Producer Nigel Godrich has said the forthcoming album from Atoms For Peace was made in a similar way to classic albums by Miles Davis.
Godrich, who is part of Atoms For Peace alongside Thom Yorke of Radiohead and Red Hot Chili Pepper’s Flea, spoke to Rolling Stone about the band’s debut album ‘Amok’, delving into the process of making music with the group and offering fans a glimpse inside the studio where the eagerly anticipated record was made.
Comparing the recording process to the way jazz music was made, Godrich said: “I think of ‘In a Silent Way’ (Miles Davis’ 1969 album). Adding: “It’s that thing of creating interaction between people and then editing that whole thing to create dynamics, you know? It’s weird – it ended up being sort of [a process of] interacting as much as we could do that, and we were thinking about things in very much a jazz way in terms of using edits and big blocks of music to create arrangements.”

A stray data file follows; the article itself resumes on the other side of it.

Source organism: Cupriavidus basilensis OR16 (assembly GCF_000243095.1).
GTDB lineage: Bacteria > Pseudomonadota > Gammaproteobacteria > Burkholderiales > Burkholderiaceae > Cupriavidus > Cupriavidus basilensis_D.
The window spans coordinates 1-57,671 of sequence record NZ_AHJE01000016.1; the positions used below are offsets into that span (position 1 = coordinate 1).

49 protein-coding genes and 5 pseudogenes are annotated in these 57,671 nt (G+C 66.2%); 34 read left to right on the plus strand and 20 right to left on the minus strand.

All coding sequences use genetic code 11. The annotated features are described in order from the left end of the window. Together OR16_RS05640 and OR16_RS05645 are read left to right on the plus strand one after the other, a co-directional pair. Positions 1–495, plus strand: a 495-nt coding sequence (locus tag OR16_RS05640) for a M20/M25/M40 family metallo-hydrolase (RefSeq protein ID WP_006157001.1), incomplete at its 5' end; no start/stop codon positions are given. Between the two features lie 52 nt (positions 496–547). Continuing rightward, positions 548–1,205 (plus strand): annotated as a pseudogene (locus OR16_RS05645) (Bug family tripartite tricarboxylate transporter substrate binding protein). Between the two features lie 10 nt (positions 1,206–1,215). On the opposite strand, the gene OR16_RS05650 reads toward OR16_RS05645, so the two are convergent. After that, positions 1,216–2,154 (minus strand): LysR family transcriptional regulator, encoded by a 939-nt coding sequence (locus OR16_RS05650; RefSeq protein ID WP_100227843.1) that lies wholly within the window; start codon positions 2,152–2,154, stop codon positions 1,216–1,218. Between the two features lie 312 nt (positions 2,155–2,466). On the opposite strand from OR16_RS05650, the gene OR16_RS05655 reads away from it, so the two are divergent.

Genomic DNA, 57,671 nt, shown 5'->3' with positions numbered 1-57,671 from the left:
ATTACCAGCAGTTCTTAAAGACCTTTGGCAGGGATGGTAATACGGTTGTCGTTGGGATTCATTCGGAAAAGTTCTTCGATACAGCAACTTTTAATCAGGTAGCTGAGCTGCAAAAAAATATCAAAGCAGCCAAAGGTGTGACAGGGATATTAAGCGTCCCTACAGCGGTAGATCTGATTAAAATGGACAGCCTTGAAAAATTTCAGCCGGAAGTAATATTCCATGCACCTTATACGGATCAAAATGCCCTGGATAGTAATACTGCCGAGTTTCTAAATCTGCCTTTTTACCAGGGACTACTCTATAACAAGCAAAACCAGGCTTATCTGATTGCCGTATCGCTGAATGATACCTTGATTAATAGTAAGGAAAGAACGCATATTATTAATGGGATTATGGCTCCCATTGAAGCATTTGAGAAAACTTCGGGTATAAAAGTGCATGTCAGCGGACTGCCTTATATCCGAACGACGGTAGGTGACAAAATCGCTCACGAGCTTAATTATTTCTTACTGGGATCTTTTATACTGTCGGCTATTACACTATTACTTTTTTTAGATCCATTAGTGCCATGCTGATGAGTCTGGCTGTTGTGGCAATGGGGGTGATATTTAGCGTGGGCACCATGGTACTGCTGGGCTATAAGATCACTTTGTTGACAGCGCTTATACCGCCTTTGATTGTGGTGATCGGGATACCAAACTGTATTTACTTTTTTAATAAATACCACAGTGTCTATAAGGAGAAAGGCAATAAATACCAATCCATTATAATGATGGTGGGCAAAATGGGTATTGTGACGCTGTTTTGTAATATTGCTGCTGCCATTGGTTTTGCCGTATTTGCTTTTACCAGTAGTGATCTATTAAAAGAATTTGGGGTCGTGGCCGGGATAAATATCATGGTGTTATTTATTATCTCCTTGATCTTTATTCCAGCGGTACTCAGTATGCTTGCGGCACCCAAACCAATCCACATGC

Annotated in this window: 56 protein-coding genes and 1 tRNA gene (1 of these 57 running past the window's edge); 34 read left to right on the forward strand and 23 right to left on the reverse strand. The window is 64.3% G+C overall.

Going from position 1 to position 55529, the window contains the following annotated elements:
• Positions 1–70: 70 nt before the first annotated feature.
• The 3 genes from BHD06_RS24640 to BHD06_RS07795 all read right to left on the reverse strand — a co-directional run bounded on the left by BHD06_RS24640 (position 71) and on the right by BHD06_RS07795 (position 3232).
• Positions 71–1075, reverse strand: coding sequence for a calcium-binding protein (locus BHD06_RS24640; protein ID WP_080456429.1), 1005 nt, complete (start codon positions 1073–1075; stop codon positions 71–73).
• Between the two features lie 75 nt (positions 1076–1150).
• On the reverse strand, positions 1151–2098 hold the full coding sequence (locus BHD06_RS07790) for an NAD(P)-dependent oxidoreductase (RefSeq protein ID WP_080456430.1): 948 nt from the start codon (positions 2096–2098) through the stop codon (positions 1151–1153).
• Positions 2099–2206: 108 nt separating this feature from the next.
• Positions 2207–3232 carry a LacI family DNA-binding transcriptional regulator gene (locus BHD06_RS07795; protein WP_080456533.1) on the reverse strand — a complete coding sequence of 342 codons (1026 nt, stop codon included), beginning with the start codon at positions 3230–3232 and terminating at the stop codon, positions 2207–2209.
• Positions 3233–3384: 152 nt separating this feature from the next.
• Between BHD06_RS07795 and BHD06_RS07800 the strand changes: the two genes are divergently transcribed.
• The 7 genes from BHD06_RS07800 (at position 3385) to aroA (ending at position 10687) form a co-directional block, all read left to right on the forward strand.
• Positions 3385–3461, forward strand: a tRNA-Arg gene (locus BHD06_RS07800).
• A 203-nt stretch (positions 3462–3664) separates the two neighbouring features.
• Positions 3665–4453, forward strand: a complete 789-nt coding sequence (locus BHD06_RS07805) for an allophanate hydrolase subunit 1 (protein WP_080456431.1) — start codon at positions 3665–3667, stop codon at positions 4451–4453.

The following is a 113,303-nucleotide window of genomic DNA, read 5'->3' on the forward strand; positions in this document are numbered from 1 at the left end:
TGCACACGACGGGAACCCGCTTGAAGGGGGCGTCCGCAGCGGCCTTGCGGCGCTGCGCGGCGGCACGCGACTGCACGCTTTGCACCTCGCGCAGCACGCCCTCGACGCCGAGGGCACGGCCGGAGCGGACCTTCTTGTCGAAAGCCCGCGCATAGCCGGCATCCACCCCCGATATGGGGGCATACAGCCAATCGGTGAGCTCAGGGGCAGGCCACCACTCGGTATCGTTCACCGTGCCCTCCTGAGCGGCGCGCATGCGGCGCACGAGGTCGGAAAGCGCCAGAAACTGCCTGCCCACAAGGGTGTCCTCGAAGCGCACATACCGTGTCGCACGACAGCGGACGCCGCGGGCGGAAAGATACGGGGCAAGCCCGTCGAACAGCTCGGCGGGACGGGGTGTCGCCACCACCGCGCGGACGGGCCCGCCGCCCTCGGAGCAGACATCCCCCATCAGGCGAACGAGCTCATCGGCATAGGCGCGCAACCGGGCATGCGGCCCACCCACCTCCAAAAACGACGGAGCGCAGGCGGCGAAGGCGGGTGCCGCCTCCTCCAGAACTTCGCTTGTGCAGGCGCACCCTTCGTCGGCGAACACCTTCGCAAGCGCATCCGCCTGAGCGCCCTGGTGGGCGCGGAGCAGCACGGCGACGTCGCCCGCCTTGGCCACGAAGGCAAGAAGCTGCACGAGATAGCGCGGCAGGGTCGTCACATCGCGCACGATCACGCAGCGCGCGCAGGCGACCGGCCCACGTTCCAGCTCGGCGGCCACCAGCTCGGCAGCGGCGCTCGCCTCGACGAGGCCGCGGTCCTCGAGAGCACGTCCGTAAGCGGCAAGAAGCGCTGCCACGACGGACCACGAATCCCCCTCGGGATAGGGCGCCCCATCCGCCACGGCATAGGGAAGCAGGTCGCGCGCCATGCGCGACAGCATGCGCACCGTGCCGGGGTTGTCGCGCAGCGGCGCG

Godrich went on to elaborate on the sound of ‘Amok’, offering up an insight into the “blurring” of electronic and organic instrumentation.
“It’s supposed to blur the line between what’s generated electronically and what’s generated by a human being, no matter if it sounds organic or electronic or whatever. In an ideal world, I think it’s true to say there are things on the record that sound like machines that are actually people and there are things that sound like real sounds that are actually machines. But the real thing is just to get the combination that works. It’s not a lot of effort – we’re not trying to confuse anyone. You just end up with a lot of stuff, and you choose the things that go together.”
Atoms For Peace release ‘Amok’ on February 25 2013.